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Updated 05/08/2013

 


My Love She's But A Lassie Yet
Robert Burns

The title was fixed on the tune because of two songs composed to it, one by Robert Burns and the other by the "Ettrick Shepherd," James Hogg, although the tune seems to have first appeared in print in Bremner's Scots Reels" of 1757 as "Miss Farqharson's Reel." It was rumored to appear in James Aird's collection (of Scottish tunes. The writer of Gems of Scottish Song asserts that the original title of the tune was "Lady Bodinscoth's Reel." Although of Scottish origin it soon became a popular tune south of the Tyne, as attested to the title's appearance in Henry Robson's list of popular Northumbrian song and dance tunes ("The Northern Minstrel's Budget"), which he published c. 1800. "My Love She's But a Lassie Yet" is also the name of a Scottish country dance, though a somewhat unusual one.

The melody also found currency across the ocean; perhaps the most widespread instrumental folk tune in Pennsylvania tradition, and that it in fact seems mostly to have been known as an instrumental air among folk musicians in general. The tune was printed under the title "Richmond Blues" in George P. Knauff's Virginia Reels, volume II (Baltimore, 1839) and was still cited as commonly played for country dances in Orange County, New York, in the 1930's (Lettie Osborn, New York Folklore Quarterly). In the South, old-timey musicians know the tune under the title "Too Young to Marry.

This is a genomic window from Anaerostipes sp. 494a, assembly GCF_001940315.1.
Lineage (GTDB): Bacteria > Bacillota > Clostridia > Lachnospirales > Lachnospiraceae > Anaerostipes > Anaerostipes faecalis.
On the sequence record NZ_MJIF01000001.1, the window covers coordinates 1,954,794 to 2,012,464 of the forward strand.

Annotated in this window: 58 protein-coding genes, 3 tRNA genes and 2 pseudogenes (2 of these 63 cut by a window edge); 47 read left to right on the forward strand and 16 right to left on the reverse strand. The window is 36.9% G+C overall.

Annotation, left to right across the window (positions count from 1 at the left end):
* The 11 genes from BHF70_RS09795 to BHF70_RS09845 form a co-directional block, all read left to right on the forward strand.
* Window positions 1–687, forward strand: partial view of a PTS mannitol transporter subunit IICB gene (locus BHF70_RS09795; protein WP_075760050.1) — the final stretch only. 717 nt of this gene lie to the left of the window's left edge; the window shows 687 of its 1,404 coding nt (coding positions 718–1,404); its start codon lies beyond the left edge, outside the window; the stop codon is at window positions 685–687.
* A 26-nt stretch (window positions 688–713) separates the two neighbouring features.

Robert Burns (25 January 1759 21 July 1796) (also known as Rabbie Burns, Scotland's favorite son, the Ploughman Poet, the Bard of Ayrshire and in Scotland as simply The Bard) was a Scottish poet and a lyricist. He is widely regarded as the national poet of Scotland, and is celebrated worldwide. He is the best known of the poets who have written in the Scots language, although much of his writing is also in English and a "light" Scots dialect, accessible to an audience beyond Scotland. He also wrote in standard English, and in these pieces, his political or civil commentary is often at its most blunt.

He is regarded as a pioneer of the Romantic movement and after his death became a great source of inspiration to the founders of both liberalism and socialism. A cultural icon in Scotland and among the Scottish Diaspora around the world, celebration of his life and work became almost a national charismatic cult during the 19th and 20th centuries, and his influence has long been strong on Scottish literature.

As well as making original compositions, Burns also collected folk songs from across Scotland, often revising or adapting them. His poem (and song) Auld Lang Syne is often sung at Hogmanay (the last day of the year), and Scots Wha Hae served for a long time as an unofficial national anthem of the country. Other poems and songs of Burns that remain well-known across the world today, include A Red, Red Rose To a Louse, To a Mouse, The Battle of Sherramuir, Tam o' Shanter and Ae Fond Kiss.

 

Lyrics by Robert Burns

 

My love she's but a lassie yet
Oh My love she's but a lassie yet
We'll let her stand a year or twa
She'll no be half sae saucy yet

I rue the day I sought her O
I rue the day I sought her O
Wha gets her needs na say he's woo'd
But he may say he's bought her O!

Come, draw a drap o' the best o't yet;
Come, draw a drap o' the best o't yet;
Gae seek for pleasure where ye will
But here I never miss'd it yet.

We're all dry wi' drinkin o't
We're all dry wi' drinkin o't
The minister kissed the fiddler's wife
He could na preach for thinkin o't